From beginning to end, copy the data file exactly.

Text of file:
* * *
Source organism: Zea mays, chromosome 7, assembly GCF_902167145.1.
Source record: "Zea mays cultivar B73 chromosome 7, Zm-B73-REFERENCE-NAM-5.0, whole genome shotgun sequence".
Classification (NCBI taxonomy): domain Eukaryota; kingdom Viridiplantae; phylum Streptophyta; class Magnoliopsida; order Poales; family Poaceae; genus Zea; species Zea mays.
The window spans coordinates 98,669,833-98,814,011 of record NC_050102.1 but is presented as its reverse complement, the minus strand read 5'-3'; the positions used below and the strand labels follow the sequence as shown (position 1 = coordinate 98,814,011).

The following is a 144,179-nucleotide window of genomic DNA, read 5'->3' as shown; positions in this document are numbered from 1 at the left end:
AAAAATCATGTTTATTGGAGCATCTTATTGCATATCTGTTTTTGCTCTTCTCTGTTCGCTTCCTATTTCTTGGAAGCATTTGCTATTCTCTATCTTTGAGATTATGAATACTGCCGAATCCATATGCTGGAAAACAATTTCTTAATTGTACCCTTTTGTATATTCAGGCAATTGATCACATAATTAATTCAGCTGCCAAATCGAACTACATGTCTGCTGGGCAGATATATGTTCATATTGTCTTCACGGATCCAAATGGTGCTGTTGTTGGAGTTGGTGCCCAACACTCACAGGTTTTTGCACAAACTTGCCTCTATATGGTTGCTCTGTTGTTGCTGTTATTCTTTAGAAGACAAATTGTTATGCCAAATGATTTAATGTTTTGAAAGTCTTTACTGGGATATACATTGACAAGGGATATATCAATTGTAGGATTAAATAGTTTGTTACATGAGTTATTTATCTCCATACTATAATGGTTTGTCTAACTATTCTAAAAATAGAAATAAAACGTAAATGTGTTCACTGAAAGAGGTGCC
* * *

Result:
Source organism: Zea mays, chromosome 7, assembly GCF_902167145.1.
Source record: "Zea mays cultivar B73 chromosome 7, Zm-B73-REFERENCE-NAM-5.0, whole genome shotgun sequence".
Classification (NCBI taxonomy): domain Eukaryota; kingdom Viridiplantae; phylum Streptophyta; class Magnoliopsida; order Poales; family Poaceae; genus Zea; species Zea mays.
The window spans coordinates 98,669,833-98,814,011 of record NC_050102.1 but is presented as its reverse complement, the minus strand read 5'-3'; the positions used below and the strand labels follow the sequence as shown (position 1 = coordinate 98,814,011).

The following is a 144,179-nucleotide window of genomic DNA, read 5'->3' as shown; positions in this document are numbered from 1 at the left end:
AAAAATCATGTTTATTGGAGCATCTTATTGCATATCTGTTTTTGCTCTTCTCTGTTCGCTTCCTATTTCTTGGAAGCATTTGCTATTCTCTATCTTTGAGATTATGAATACTGCCGAATCCATATGCTGGAAAACAATTTCTTAATTGTACCCTTTTGTATATTCAGGCAATTGATCACATAATTAATTCAGCTGCCAAATCGAACTACATGTCTGCTGGGCAGATATATGTTCATATTGTCTTCACGGATCCAAATGGTGCTGTTGTTGGAGTTGGTGCCCAACACTCACAGGTTTTTGCACAAACTTGCCTCTATATGGTTGCTCTGTTGTTGCTGTTATTCTTTAGAAGACAAATTGTTATGCCAAATGATTTAATGTTTTGAAAGTCTTTACTGGGATATACATTGACAAGGGATATATCAATTGTAGGATTAAATAGTTTGTTACATGAGTTATTTATCTCCATACTATAATGGTTTGTCTAACTATTCTAAAAATAGAAATAAAACGTAAATGTGTTCACTGAAAGAGGTGCC